Transmission 468     November 2004

 
In this issue:

 

 

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Dear Friend of KNOM,

Happy Thanksgiving!  At this time of year, we pass along our special thanks to you, for your friendship, your support and your prayers. 

We have wonderful news.  Our village translators have been approved!  Please turn to page two for more information. 

Thank you once again for your helping hand, which keeps our mission strong and well.  Thank you!

 

HEALING (left):  In Nome October 10th, Bishop Donald Kettler chats with a young parishioner after celebrating a Mass of reconciliation broadcast throughout western Alaska over KNOM.

Kettler, who was ordained bishop in August 2002, appealed to anyone who may have been abused in any way by a representative of the Church to come forward to seek healing.

He apologized for past actions by the Church and pledged to protect everyone, “especially the vulnerable and the young.”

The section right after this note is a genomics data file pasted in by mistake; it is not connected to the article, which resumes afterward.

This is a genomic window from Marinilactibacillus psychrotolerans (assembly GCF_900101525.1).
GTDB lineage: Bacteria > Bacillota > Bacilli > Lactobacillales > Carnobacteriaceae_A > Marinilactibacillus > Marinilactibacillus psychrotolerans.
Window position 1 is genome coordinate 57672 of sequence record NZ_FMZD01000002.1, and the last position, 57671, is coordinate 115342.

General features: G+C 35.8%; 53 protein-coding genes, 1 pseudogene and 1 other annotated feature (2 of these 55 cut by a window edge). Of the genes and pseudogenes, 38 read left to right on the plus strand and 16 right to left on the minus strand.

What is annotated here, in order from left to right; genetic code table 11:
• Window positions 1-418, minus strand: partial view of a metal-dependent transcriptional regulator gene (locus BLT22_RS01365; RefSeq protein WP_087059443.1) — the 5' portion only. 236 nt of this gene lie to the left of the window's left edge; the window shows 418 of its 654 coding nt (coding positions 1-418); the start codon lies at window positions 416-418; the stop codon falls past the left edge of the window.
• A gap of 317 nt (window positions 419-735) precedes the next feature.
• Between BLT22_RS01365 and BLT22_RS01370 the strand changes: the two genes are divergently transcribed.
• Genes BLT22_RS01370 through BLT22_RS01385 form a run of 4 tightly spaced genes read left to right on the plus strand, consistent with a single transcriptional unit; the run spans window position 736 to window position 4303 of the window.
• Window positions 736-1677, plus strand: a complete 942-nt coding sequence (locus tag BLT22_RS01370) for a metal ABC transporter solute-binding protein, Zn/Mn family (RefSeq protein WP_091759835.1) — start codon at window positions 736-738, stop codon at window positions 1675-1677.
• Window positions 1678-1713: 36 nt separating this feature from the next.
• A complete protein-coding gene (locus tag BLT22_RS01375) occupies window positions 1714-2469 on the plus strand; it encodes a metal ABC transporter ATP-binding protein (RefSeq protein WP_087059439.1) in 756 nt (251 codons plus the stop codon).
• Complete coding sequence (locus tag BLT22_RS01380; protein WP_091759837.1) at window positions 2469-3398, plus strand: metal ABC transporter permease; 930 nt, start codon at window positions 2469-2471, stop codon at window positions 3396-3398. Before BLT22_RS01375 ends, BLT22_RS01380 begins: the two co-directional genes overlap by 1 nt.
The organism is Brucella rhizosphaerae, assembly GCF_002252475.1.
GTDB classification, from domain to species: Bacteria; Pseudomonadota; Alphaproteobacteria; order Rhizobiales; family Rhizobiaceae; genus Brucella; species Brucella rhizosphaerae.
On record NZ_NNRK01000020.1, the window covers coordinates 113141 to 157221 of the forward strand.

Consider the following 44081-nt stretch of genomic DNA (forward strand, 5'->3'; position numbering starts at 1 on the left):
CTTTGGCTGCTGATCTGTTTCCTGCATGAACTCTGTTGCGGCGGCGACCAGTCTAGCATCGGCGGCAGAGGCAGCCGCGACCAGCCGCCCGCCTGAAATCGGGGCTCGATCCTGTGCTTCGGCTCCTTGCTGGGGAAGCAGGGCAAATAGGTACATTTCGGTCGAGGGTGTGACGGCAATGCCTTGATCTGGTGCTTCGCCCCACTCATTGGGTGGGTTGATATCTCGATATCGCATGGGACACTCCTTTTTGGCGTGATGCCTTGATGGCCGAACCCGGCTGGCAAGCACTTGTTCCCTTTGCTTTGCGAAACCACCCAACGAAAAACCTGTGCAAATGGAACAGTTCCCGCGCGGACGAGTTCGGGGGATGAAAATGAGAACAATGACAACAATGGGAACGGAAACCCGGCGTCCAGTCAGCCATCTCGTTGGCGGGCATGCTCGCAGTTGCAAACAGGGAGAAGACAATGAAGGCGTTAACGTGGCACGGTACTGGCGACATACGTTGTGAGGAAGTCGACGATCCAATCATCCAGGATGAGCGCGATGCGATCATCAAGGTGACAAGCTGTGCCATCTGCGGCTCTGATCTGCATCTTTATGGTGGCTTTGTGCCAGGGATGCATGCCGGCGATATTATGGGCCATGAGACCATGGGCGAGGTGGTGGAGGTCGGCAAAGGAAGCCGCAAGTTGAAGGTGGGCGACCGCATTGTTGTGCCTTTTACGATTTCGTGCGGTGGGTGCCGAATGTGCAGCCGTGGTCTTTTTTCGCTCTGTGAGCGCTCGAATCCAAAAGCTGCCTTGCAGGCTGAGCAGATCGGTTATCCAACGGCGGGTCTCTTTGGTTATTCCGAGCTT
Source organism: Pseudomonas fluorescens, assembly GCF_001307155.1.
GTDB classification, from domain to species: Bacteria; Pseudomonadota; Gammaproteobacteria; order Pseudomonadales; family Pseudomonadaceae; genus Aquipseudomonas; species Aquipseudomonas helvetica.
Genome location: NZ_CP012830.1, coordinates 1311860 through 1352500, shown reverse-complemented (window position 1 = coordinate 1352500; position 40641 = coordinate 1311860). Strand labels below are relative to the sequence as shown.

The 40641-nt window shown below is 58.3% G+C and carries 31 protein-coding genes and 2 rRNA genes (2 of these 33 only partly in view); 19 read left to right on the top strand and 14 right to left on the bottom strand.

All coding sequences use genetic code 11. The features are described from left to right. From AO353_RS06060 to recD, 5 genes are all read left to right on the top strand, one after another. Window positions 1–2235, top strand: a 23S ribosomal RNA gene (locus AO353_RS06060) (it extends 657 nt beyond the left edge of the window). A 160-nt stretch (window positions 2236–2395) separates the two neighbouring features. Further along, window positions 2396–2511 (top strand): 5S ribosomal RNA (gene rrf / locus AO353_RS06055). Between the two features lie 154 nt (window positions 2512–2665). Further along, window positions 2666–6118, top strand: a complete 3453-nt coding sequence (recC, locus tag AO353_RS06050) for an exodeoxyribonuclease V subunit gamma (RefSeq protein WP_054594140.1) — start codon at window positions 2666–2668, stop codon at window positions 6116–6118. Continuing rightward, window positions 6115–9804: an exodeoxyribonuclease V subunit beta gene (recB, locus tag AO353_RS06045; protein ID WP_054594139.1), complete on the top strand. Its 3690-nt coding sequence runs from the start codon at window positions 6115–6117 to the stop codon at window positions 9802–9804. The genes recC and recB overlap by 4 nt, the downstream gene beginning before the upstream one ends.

To those who feel angry and betrayed, he asked that they focus on the words “Lord, I am not worthy to receive you, but only say the word and I shall be healed.”

 

GABRIEL AWARD:  At press time, program director Ric Schmidt is preparing to accept KNOM’s twelfth Gabriel Radio Station of the Year Award.  We’ll have a photo next month.  Please stay tuned!

 

KNOM is the oldest Catholic radio station in the United States, on the air to inspire, uplift, educate and encourage village Alaskans throughout 100,000 square miles.  It is a vast region that has endured cultural upheaval since its assault by Western civilization just over a hundred years ago. 

Our signal carries the Mass and Rosary into incredibly remote points, as well as inspiration, education, information, companionship and positive entertainment. 

Our mission is funded entirely by the kindness of good people like you.  Thank you for making our important work possible in this road-less most far-flung corner of the United States.



 
INSPIRATIONAL SPOT:    It’s cold!  Winter is quickly sweeping upon us.  Most of us are not looking forward to it.

     However, after a busy summer, winter can offer some quiet time to spend with God.

     Say.  Winter might not be so bad, after all.